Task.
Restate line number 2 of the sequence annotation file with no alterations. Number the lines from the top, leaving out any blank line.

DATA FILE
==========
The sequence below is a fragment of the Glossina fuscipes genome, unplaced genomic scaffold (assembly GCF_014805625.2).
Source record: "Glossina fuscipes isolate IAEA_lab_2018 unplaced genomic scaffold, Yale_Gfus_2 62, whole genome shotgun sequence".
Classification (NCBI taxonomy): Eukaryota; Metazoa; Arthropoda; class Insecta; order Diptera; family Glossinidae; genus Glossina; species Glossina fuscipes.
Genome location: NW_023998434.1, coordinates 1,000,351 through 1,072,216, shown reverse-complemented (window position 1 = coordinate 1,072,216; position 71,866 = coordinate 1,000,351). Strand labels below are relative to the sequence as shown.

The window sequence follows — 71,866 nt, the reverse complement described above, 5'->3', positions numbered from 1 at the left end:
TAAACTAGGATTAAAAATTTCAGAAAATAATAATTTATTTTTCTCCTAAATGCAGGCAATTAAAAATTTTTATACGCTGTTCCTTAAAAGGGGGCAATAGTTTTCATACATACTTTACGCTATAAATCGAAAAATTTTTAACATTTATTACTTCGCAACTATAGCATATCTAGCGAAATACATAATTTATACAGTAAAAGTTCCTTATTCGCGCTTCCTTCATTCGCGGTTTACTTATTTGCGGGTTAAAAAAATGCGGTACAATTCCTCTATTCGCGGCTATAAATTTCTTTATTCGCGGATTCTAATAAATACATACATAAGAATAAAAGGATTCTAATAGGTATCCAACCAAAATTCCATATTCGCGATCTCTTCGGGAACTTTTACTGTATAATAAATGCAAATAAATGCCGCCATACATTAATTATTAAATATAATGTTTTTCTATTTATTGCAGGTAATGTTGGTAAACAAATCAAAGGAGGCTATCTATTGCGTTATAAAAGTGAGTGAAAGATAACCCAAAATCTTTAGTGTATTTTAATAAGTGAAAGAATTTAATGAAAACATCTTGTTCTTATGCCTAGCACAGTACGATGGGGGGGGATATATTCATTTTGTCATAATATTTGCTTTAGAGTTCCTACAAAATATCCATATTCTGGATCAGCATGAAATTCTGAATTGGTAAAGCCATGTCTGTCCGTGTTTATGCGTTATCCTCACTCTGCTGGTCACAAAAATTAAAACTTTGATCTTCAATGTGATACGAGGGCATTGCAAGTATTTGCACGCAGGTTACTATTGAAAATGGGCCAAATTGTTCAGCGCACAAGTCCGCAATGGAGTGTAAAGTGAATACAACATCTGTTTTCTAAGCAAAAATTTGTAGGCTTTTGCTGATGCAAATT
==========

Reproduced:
Source record: "Glossina fuscipes isolate IAEA_lab_2018 unplaced genomic scaffold, Yale_Gfus_2 62, whole genome shotgun sequence".